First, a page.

Hearsay ... the Journal of the Bar Association of Queensland
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Issue 83: Sep 2018
Silks’ Ceremony Print E-mail


Chief Justice Kiefel

Monday 5 February 2018 

Present in Court today is the Honourable Mary Gaudron, a former Justice of this Court. Also present are the Chief Justice of the Federal Court of Australia, the Chief Justice of New South Wales, the Deputy Chief Justice of the Family Court of Australia and Chief Judge of the Federal Circuit Court, the President of the Australian Bar Association, the President and representatives of the Bar Associations of the States and Territories and the Law Council of Australia, the Solicitors-General for the Australian Capital Territory, Queensland, Victoria and the Northern Territory, and a former Solicitor-General for the Commonwealth.

Your attendance, and that of your Bar Associations, acknowledges the position of this Court at the apex of our judicial system. It is fitting that on your appointment as Senior Counsel for your State or Territory you make this journey to the Court and have your appointment as Senior Counsel announced to the Court. To do so is to acknowledge the relationship between the courts and the Bar, and that a barrister’s first duty is to the court. The strength of the relationship between the courts and the Bar has long been a significant feature of our legal system. The discharge of the work of the courts would be much more difficult were they not able to rely upon counsel to conduct litigation efficiently and in accordance with the high standards of conduct and ethics which may be expected of members of the profession of barristers.

silks_ceremony_photo.jpg    Courtesy of idphoto.com.au

On behalf of the members of the Court I congratulate the new Senior Counsel. The Court extends a welcome to your families – your parents, spouses, partners and other family members. Your journey to the pinnacle of your profession was not taken alone. This point could not have been reached without the considerable support and encouragement of your families for whom this is no doubt an especially happy occasion.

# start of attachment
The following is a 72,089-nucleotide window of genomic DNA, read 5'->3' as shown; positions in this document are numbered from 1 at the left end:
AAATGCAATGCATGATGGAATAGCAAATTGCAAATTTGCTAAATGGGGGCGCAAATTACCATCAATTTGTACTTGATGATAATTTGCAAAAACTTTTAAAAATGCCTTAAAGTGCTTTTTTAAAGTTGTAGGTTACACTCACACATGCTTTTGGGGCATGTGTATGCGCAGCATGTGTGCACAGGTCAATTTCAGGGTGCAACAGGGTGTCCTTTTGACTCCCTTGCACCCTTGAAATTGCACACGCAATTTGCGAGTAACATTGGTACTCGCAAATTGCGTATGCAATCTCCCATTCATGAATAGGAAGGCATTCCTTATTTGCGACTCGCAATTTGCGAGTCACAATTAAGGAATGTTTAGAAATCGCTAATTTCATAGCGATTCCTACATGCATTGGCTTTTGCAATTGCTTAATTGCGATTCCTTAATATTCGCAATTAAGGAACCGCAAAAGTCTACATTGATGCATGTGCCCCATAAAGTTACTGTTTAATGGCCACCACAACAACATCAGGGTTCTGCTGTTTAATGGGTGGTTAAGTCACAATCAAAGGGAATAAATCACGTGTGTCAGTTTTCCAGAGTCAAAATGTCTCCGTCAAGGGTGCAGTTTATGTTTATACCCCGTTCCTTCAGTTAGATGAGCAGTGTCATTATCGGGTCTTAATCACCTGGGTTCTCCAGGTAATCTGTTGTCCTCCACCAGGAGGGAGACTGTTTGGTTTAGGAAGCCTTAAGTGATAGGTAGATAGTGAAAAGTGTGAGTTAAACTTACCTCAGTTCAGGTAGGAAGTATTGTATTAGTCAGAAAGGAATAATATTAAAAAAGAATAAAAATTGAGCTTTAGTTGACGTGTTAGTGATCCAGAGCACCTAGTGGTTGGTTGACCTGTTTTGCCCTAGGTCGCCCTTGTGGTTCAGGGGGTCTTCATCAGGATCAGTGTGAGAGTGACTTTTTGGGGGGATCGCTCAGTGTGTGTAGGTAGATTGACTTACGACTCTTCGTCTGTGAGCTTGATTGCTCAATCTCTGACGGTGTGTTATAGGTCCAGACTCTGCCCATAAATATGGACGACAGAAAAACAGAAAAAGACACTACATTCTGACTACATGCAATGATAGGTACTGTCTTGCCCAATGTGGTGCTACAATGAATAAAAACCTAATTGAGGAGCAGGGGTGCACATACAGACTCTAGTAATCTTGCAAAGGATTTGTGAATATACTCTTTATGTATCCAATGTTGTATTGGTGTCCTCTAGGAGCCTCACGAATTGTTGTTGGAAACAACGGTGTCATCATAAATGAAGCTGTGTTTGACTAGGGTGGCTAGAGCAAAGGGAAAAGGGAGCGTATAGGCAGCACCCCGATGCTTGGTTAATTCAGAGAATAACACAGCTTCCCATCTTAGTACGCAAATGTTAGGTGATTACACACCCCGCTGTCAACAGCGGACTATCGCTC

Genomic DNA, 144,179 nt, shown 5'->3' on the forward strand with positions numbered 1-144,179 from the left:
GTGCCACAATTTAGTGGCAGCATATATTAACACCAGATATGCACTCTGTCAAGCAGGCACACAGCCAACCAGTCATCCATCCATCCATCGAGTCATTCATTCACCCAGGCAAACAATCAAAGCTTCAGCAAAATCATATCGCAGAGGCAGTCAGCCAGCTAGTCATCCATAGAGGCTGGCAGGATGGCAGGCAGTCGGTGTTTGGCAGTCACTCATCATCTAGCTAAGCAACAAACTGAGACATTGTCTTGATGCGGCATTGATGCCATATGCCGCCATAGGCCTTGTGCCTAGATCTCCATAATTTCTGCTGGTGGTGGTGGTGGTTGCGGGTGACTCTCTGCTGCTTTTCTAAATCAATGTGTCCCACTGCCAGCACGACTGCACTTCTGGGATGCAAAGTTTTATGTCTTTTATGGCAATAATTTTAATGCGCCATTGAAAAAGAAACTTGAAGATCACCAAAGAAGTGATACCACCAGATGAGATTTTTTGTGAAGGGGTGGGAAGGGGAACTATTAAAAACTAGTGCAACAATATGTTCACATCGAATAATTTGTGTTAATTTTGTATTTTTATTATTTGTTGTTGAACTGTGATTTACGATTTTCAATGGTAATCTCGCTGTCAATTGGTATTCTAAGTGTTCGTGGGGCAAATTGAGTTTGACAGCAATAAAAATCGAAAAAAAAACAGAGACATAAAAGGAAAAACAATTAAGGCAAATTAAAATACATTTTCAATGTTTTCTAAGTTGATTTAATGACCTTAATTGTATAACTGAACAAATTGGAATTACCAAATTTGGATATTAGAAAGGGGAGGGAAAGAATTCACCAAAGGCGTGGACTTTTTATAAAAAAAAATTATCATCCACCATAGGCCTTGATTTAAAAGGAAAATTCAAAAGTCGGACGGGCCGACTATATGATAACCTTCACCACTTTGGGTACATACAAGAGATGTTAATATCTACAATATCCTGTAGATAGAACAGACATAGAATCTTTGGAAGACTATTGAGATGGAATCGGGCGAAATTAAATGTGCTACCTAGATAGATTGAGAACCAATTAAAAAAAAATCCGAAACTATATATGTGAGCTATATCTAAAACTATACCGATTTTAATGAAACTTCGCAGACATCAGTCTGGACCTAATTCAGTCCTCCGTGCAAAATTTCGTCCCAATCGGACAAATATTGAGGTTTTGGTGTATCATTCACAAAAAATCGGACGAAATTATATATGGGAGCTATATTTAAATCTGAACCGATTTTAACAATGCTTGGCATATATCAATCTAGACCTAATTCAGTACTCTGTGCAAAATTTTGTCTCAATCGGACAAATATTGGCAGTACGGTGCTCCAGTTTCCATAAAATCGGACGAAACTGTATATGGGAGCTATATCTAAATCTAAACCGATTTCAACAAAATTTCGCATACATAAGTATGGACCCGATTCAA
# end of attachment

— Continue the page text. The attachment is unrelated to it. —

Your appointment as Senior Counsel is a recognition of your legal knowledge, your skill and your ability as an advocate. The appointment of Senior Counsel is not a recognition of a person’s longevity as a barrister. It is made because the nature and extent of a person’s practice suggests that she or he is able to undertaken complex and difficult work and to lead others in the conduct of litigation. It is made because he or she has the personal qualities necessary for leadership at the Bar.

Your appointment marks a new phase as a barrister. All that has gone before has been but preparation for your new role. There is much to be learned, more perhaps than you may presently realise. I do not speak so much about your work taking you into new areas of law, as undoubtedly it will. It is your new responsibilities of which I speak.

Being Senior Counsel is not just about acquiring a higher status within the profession. With that status comes responsibilities. The courts will expect more of you. Your Bar Associations will expect you to participate more fully in the affairs of the Bar and to assist when important issues arise. You will be expected to provide guidance to junior members of the Bar. Above all you will be expected to conduct yourself at all times with the dignity and civility that your position demands.

Before there were King’s Counsel there were Serjeants-at-Law. The professional and ethical standards which they imposed upon themselves were high. Their rules of conduct required them to deal with matters in court expeditiously and not to prolong them for personal gain. They were obliged to dissuade clients from pursuing unjust causes and to advise them to abandon claims if they appeared to be in the wrong1. These standards no doubt reflected the religious and moral philosophies of their times, but the essential principles have survived as part of the standards which govern practice at the Bar. Now, as before, the maintenance of them may require steadfastness and even courage when clients and those instructing wish you to take another, less noble, course.

Serjeants-at-Law passed from history. This serves to remind us that circumstances can change and that elite groups do not always survive. They will not survive unless they are able to maintain those qualities which set them apart from others. Those qualities obviously enough include excellence as a lawyer and as an advocate. They also include that quality which is the hallmark of a true profession rather than a business enterprise: independence. It is the independence of a barrister which allows her or him fearlessly to give the advice necessary and which allows him or her to maintain the highest standards of conduct and ethics. It is to you Senior Counsel that the junior Bar will look and learn. It is in this way that the profession may continue. Your appointments are made for the benefit of the Bar. Those who have appointed you obviously have confidence of your ability to fulfil the role required of you.

The Court thanks you for the courtesy you have shown in informing it of your appointments.



1 John Hamilton Baker, The Oxford History of the Laws of England: 1483-1558 (Oxford University Press, 2003) 430. 

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